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Wednesday, January 10, 2018

Bruno Maderna, Luciano Berio, Now, and Then, Orchestra Della Svizzera Italiana, Dennis Russell Davies

As the agents of cultural and natural change are ever at work, we too make whatever change we can in our everyday lives and look ahead to a promise of better. The pressure of a newness can be unrelenting. There are times when there needs to be a pause, to make possible the verdure of revival, to give a space for a new becoming. Musically we ever need to look ahead as we look back.

As if to make that freshening an aesthetic reality, there is a recent release to give us a space of introspective languor and at the same time a new take on the modern project. Dennis Russell Davies and the Orchestra Della Svizzera Italiana pluck gently for us a crop of 20th century modern memento mori if you will, in very past-in-present, recent-past-presently works by Bruno Maderna and Luciano Berio, Now, and Then (ECM New Series 2485).

What we hear are a series of reworkings of Frescobaldi, Legrenzi, Gabrielli, Viadana and Wassanaer, transcriptions with beautiful orchestrations that make a currency of the ancient wonders we can hear very anew. There is a poignancy to these reawoken transcriptions. Maderna is an orchestrational titan and he makes it all glow.

As if to remind us that we can go back to high modernism with the same refreshing new hearing outlook, Maderna's contemporary Luciano Berio (whose "Folk Song" arrangements come very much to mind in the wake of the Maderna here) has a nicely contrasted presence with a world premiere recording of the orchestra and guitar  "Chemins V," which is a resetting of the solo guitar "Sequenza XI." There is to be heard the wonderfully resonant modernist Berio, a vastly rich human modernism that has more than advanced syntax alone, the more of which all modernists need bring to the music for it to thrive.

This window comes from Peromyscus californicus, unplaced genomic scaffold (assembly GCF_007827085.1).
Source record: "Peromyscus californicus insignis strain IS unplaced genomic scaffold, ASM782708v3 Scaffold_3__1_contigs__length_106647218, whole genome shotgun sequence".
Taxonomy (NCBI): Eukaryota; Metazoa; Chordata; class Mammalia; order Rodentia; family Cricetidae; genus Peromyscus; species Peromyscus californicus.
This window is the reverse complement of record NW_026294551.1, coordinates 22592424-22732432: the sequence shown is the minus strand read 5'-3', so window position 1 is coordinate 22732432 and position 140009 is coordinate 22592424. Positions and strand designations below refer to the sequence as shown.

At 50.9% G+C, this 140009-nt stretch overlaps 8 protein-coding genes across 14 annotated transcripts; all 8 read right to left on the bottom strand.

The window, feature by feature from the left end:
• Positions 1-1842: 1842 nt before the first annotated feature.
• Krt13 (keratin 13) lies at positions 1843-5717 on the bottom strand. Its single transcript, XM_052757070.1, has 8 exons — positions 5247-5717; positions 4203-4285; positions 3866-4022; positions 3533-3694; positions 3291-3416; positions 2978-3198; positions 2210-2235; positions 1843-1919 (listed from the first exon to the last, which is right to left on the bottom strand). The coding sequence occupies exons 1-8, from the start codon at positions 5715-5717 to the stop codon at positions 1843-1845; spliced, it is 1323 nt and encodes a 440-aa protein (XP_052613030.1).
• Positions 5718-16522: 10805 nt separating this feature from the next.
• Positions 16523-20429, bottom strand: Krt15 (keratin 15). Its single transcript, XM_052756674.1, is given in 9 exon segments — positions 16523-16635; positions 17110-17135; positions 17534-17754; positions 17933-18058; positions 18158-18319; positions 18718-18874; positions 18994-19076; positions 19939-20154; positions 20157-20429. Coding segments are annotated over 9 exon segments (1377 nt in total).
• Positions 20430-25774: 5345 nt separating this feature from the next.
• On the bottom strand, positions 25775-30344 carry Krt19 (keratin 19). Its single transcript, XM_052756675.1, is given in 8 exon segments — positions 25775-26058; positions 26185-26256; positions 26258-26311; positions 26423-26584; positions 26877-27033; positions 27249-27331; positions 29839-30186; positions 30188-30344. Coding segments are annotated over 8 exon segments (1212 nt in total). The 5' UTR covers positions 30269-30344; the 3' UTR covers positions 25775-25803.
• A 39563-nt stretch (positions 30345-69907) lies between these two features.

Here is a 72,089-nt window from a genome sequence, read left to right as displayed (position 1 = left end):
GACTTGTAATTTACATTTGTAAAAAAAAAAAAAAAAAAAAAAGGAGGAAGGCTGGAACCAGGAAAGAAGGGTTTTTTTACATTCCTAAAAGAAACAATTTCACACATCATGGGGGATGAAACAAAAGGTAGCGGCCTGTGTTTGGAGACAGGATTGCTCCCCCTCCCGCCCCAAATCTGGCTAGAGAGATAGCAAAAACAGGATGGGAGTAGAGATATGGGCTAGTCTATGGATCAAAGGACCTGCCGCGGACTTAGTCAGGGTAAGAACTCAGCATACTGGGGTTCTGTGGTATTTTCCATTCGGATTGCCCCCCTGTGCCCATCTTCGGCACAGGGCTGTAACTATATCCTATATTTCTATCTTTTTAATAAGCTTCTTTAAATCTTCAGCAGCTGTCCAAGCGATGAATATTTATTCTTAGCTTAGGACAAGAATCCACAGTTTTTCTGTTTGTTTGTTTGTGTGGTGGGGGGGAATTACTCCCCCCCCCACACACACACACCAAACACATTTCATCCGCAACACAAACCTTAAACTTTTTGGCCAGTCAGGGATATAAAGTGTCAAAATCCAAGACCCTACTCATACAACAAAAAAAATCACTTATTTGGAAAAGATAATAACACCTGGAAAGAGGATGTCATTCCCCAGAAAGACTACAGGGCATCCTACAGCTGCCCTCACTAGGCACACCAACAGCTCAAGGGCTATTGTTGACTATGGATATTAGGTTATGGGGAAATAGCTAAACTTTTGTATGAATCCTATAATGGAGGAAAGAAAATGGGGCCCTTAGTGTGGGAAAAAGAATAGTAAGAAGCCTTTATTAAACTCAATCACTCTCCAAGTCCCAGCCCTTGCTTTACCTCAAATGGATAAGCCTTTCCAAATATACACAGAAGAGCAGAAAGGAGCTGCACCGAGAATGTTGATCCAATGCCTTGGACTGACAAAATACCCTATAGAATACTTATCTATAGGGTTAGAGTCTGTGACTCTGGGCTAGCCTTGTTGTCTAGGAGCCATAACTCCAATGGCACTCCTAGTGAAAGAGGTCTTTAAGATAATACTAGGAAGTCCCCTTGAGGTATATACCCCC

That is the nuts-and-bolts of this recording. Performances are striking, recording values as fantastic as you would expect. The Now, and then old-in-new-in-new has a rejuvenating grace to allow you another feeling of present-past, to drive you to reflect that all past music, even later modernism takes place in a continuum that this program inscribes into your musical memory as it gives great pleasure in the doing. So I highly recommend it to you.

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